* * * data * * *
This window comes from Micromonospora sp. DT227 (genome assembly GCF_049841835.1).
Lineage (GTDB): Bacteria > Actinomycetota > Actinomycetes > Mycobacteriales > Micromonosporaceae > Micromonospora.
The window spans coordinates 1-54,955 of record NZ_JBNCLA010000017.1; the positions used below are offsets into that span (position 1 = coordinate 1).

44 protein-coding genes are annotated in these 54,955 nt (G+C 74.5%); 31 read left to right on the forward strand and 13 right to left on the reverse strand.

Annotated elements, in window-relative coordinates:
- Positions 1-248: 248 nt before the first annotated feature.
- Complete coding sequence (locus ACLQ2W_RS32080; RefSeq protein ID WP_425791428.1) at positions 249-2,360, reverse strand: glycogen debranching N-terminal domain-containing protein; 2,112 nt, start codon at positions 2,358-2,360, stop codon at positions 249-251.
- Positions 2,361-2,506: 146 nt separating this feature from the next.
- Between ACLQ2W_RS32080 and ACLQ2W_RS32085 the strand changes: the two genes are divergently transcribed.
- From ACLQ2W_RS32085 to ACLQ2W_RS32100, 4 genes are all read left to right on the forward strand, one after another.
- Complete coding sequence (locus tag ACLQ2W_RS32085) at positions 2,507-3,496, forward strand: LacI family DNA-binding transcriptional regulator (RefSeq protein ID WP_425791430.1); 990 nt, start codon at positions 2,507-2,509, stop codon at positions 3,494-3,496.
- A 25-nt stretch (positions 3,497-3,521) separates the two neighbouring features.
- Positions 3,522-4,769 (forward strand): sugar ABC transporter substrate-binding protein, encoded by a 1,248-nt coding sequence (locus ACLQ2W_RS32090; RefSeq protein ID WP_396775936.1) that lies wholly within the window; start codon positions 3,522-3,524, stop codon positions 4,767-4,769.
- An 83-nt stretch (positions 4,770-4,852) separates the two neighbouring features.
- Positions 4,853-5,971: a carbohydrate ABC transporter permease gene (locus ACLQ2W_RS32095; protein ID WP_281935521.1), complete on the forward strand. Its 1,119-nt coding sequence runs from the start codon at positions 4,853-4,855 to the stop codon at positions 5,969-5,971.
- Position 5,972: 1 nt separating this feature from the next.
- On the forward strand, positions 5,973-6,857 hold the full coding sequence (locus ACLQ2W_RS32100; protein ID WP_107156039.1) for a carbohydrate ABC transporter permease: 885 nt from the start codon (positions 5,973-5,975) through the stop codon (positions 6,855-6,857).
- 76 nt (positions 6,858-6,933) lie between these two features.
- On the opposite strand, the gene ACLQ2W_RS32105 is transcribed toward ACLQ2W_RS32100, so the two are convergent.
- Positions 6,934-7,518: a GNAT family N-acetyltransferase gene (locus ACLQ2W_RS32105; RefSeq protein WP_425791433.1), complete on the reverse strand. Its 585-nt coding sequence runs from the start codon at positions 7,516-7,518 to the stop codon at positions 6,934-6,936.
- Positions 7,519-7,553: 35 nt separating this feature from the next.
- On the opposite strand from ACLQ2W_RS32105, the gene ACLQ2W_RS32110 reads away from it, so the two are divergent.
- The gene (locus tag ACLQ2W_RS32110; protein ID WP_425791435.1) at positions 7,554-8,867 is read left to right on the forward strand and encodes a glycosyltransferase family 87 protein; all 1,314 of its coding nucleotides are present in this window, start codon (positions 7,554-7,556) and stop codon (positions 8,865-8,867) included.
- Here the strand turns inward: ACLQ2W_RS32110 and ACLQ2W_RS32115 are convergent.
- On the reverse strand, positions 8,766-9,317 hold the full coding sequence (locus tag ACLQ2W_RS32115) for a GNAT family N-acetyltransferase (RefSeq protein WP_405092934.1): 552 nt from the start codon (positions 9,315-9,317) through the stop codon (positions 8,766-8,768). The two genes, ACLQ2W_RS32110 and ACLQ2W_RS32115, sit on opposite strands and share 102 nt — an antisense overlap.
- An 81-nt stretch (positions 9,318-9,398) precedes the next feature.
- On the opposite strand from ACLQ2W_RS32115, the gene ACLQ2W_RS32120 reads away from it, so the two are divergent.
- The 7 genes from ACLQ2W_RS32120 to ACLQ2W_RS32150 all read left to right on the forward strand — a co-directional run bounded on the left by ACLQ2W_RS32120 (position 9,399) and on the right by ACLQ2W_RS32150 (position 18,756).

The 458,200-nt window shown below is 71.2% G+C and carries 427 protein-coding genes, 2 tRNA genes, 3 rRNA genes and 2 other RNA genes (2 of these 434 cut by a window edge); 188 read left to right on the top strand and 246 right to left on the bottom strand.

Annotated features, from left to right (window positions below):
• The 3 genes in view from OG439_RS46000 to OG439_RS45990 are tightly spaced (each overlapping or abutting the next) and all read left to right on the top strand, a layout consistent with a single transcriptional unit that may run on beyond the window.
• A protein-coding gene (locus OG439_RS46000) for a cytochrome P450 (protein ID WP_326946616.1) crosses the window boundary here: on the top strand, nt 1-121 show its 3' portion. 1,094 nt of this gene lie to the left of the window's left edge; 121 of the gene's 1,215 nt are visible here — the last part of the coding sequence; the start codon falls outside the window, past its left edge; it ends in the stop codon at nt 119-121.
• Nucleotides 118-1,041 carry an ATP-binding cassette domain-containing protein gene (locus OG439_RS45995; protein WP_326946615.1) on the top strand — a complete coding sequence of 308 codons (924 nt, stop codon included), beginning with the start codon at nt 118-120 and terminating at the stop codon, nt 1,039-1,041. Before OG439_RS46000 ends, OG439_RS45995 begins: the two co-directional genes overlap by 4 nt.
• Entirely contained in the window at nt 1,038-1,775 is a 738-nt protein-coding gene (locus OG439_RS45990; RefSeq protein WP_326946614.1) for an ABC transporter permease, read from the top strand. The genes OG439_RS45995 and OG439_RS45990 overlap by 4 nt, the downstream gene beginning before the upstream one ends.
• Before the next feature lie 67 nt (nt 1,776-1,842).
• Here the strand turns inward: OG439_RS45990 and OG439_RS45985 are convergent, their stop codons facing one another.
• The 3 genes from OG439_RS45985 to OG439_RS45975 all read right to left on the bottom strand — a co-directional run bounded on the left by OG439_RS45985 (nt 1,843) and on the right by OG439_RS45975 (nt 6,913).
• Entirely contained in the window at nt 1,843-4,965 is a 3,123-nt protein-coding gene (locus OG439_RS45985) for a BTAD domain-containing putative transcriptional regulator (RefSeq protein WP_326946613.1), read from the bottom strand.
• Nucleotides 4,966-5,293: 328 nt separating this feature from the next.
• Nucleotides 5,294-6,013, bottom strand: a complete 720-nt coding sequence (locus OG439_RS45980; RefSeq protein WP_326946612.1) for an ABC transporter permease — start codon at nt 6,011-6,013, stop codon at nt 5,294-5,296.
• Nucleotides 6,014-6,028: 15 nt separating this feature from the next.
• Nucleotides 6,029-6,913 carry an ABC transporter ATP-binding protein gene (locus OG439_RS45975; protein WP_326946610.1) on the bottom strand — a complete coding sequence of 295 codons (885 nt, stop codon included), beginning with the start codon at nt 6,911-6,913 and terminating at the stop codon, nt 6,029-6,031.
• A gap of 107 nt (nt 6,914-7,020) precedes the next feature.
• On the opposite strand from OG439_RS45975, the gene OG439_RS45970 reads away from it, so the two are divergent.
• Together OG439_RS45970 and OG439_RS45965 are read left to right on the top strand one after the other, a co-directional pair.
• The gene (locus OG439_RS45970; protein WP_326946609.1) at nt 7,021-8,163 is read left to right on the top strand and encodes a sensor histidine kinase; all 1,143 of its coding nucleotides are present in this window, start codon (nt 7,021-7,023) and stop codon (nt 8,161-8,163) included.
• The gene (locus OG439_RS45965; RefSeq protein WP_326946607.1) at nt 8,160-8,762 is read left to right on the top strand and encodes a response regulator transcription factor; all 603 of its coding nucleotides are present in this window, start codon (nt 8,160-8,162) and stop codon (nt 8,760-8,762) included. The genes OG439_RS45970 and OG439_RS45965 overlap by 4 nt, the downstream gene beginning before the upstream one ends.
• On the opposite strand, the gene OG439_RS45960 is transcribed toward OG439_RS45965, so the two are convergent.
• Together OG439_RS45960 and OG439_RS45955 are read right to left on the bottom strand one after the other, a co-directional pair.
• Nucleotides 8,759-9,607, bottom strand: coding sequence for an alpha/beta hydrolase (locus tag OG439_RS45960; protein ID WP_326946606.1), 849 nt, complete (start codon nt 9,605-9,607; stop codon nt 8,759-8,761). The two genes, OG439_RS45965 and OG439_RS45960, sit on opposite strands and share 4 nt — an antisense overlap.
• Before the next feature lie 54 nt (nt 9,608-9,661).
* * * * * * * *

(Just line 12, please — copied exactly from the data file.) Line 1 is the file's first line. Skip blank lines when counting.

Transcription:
- A 25-nt stretch (positions 3,497-3,521) separates the two neighbouring features.